How to calculate Seasonality

Seasonality is usually calculated using the Time Series Decomposition Method.

This method assumes the Signal can be broken down in 3  components:

  • The Trend: is your signal flat? increasing or decreasing?
  • The Seasonality: does your signal show peaks and drops at specific Time periods (for example peak of Sales for Christmas in December)
  • The Noise: this is the part of the signal that can not be explained. If the Signal is well decomposed, the Noise component should be a process of mean = 0
  • Sometimes a Cycle component is also added. We will assume there is no Cycle going forward

 Multiplicative Time Series Decomposition

Signal(t) = Trend(t) * Seasonality(t) * Noise (t)

Additive Time Series Decomposition

Signal(t) = Trend(t) *+Seasonality(t) + Noise (t)

At AnalystMaster we generally prefer to consider Times Series as Multiplicative (and that is what we will use going forward). In that case, Seasonality for each time period could be seen as a weight and the Sum of Seasonality for all components is equal to 1 or 100%.

 Calculate Seasonality in Excel

You can also use the attached Excel Model to calculate your Monthly Seasonality in Excel.

This model works with 24 months of Historical data

  1. It first evaluates the Trend using a Centred Moving Average (only possible from time bucket 6 to 18), and extrapolate this trend linearly for time buckets 1 to 24.
  2. Then the trend is removed (we divide the original signal by it as we consider the Time Series as Multiplicative), in order to leave only the Seasonality and Noise as the only components of the Time Serie.
  3. Finally, Seasonality coefficients from both time periods are averaged

Calculate Seasonality with R

R is a great tool to calculate the Seasonality of a Time Series. You can use the following piece of code to read a monthly time serie from a data.csv file and return the Seasonality coefficients.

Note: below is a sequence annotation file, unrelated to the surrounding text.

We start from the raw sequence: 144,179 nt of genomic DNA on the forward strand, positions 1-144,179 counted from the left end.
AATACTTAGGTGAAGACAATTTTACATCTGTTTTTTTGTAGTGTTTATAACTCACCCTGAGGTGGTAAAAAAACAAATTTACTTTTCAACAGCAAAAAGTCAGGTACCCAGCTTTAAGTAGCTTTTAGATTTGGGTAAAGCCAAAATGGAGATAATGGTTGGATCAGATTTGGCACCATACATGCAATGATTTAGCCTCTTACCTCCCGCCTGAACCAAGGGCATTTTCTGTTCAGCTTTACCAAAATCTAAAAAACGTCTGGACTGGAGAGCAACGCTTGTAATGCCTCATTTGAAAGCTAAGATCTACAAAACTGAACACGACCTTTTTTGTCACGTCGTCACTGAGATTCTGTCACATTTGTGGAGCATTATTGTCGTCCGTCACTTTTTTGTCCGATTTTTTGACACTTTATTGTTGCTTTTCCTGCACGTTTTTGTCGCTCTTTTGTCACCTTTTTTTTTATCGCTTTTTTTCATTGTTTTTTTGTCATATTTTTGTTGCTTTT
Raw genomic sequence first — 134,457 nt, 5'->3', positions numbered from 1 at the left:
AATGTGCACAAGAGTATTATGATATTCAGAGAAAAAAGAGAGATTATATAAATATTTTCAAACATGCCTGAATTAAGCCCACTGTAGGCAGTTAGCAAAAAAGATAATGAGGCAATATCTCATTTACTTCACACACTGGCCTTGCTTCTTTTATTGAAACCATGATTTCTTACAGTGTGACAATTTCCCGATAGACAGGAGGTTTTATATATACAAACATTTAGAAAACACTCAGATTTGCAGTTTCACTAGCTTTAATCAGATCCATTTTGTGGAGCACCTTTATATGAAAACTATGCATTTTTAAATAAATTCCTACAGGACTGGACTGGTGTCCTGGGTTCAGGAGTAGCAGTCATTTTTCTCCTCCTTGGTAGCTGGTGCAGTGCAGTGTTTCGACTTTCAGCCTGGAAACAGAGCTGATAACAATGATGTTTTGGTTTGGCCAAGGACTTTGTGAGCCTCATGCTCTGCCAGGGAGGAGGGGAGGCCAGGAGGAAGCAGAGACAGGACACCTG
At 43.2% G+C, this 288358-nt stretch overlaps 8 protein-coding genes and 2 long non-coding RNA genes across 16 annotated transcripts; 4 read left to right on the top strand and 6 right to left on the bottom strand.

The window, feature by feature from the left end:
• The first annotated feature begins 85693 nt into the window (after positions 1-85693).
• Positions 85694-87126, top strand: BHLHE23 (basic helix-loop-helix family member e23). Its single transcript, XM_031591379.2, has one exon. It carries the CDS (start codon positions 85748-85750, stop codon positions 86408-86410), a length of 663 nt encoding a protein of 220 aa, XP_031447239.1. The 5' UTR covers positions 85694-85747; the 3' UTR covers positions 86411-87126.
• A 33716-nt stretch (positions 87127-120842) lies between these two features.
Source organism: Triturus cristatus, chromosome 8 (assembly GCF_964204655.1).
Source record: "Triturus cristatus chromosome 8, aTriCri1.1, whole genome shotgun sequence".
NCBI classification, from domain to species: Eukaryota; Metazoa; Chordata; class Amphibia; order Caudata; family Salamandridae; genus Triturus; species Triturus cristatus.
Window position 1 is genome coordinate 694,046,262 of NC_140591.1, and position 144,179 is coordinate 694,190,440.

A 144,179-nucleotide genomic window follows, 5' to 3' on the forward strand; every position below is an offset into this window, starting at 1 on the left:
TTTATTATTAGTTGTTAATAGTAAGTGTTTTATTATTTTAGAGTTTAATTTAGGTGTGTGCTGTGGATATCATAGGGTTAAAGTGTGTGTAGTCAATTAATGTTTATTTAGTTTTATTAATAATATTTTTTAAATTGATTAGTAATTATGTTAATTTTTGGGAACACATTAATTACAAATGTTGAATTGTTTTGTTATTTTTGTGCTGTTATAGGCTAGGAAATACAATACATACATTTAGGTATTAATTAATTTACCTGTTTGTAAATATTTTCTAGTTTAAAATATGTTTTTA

R will return you the Seasonal, Trend and Random components from the Multiplicative Time Series decomposition.

library(gdata)
> library(forecast)
> library(tseries)
> mydata = read.csv(“data.csv”)
> signal<-ts(signal ,start = c(2014,1), end = c(2017,6), frequency = 12)
> seascoef<-decompose(signal, type=”multiplicative”)

season_r

 The next levels

Including  Seasonality in your planning will dramatically improve your planning accuracy. However you might find out that only considering the Seasonality at Monthly level is not good enough and that you need to also include seasonality at a more detailed level to maximize your planning accuracy.

Seasonality exists also at a more detailed level: weekly, daily, hourly… for example

  • Weekly seasonality: if you are a Retailer: although December is a peak month, not all the December weeks are equal. The seasonality is much stronger on the last week before Christmas and failing to anticipate this can result in shortages of capacity
  • Daily seasonality: if you own a shop or a restaurant, Seasonality is usually stronger on some days of the week: Saturday for example
  • Hourly seasonality: peak times also vary hour by hour. If you are running a call centre you need to plan your capacity accordingly. Or if you are going shopping at Harrods’s, you might want to go when the store is less crowded according to the chart below which is available on Google

 

harrods

Sometimes Seasonality can even be more complex as it does not necessarily follow a regular Month-Week-Day-Hour pattern.

A well-known example by Retailers is Chinese New Year, which follows the Chinese Moon calendar and will therefore fall on a different week and month every year. Easter or Ramadan are also moving holidays and seasonality can be hard to evaluate.

chinese

How far should I go?

Seasonality is important and should be included in your forecasting activities, however you need to keep it at a level which is both relevant for your activity and simple enough to implement. For example if you plan Production at a Monthly level, keep your signal at a Monthly level and evaluate Seasonality at this level too. If you are planning a Warehouse Capacity at Weekly level, then get your Signal and Seasonality at Weekly level, and if you are planning how to staff a Call Centre or a Shop on an Hourly basis, then plan and measure Seasonality hour by hour. But do not introduce unnecessary complexity in getting a signal at hour level if you only expect a monthly plan

AnalystMaster